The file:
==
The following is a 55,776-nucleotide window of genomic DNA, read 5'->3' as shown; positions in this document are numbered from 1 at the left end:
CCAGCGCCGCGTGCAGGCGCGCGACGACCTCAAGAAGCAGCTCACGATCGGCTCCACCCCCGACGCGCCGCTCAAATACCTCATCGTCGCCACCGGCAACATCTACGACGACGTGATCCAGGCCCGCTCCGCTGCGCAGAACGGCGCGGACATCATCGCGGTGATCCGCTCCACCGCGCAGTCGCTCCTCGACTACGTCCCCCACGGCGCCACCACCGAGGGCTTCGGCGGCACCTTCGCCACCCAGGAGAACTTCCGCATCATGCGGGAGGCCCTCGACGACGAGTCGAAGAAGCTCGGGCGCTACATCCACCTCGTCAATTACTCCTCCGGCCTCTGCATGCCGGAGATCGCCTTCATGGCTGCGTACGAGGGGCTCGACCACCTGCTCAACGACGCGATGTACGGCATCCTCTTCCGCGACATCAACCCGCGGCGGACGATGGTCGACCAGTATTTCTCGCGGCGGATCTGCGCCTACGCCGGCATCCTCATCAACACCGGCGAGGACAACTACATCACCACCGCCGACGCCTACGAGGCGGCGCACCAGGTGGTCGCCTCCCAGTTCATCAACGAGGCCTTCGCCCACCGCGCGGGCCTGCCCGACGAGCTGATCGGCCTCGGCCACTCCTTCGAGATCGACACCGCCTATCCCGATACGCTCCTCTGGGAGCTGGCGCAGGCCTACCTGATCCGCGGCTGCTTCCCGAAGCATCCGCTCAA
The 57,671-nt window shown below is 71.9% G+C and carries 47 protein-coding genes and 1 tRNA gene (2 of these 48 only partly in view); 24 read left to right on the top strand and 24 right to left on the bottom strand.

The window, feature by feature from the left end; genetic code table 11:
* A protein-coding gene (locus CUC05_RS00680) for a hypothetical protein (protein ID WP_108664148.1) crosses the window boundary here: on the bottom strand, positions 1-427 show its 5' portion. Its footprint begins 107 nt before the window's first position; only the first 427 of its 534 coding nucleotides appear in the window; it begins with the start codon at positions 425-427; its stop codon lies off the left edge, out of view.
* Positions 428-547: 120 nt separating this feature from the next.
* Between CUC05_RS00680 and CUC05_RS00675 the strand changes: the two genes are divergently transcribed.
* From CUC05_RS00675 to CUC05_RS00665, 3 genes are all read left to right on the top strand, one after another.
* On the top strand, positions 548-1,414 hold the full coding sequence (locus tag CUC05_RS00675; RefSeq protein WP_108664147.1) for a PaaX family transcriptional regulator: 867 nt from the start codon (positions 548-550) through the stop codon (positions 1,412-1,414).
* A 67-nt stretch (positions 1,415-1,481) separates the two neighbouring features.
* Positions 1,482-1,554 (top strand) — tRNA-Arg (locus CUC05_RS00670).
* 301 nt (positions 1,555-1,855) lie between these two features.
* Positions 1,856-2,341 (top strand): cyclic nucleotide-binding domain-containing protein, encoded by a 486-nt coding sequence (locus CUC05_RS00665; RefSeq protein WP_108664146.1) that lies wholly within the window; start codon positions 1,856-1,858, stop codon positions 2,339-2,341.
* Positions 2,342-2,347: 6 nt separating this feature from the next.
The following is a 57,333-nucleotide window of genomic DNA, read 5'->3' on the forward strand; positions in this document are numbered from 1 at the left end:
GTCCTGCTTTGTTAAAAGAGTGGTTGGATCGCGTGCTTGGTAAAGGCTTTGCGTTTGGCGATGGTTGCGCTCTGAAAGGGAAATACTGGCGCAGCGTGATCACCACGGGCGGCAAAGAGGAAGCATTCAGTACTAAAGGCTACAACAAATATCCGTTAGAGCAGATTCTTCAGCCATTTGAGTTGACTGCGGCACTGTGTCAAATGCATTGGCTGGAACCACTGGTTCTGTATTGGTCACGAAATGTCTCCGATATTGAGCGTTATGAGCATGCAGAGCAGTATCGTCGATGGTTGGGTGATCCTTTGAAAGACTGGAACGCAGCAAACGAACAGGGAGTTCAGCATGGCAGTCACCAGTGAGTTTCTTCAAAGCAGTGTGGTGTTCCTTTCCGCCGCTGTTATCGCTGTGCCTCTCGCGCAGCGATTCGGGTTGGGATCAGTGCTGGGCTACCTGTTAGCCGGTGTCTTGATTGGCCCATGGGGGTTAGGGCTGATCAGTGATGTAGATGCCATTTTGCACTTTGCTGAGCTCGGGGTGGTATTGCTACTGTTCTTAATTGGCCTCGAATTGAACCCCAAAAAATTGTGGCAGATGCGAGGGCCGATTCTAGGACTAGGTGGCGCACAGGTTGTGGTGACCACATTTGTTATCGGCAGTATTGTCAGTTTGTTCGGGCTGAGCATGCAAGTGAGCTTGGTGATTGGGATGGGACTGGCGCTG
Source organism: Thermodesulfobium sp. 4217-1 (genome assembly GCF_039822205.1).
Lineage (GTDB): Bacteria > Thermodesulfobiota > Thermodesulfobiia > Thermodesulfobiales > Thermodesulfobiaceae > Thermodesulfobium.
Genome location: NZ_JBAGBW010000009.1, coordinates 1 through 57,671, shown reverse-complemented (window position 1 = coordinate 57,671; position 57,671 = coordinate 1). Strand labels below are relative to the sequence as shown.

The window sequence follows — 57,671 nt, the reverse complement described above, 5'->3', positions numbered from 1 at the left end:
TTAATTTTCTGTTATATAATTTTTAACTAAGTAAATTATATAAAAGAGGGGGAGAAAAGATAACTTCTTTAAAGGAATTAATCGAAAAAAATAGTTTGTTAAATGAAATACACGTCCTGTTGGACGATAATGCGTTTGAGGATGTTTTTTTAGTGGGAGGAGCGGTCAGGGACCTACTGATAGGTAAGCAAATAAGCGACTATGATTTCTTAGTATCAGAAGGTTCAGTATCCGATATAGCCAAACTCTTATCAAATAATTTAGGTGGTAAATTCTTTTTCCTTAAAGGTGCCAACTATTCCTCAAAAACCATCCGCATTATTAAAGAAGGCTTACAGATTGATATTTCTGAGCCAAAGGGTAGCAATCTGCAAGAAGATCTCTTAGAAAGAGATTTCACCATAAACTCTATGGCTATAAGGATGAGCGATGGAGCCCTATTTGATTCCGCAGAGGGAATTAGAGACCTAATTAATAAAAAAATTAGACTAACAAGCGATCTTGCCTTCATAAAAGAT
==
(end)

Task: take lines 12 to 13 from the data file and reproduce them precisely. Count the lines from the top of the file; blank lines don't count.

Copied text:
* 301 nt (positions 1,555-1,855) lie between these two features.
* Positions 1,856-2,341 (top strand): cyclic nucleotide-binding domain-containing protein, encoded by a 486-nt coding sequence (locus CUC05_RS00665; RefSeq protein WP_108664146.1) that lies wholly within the window; start codon positions 1,856-1,858, stop codon positions 2,339-2,341.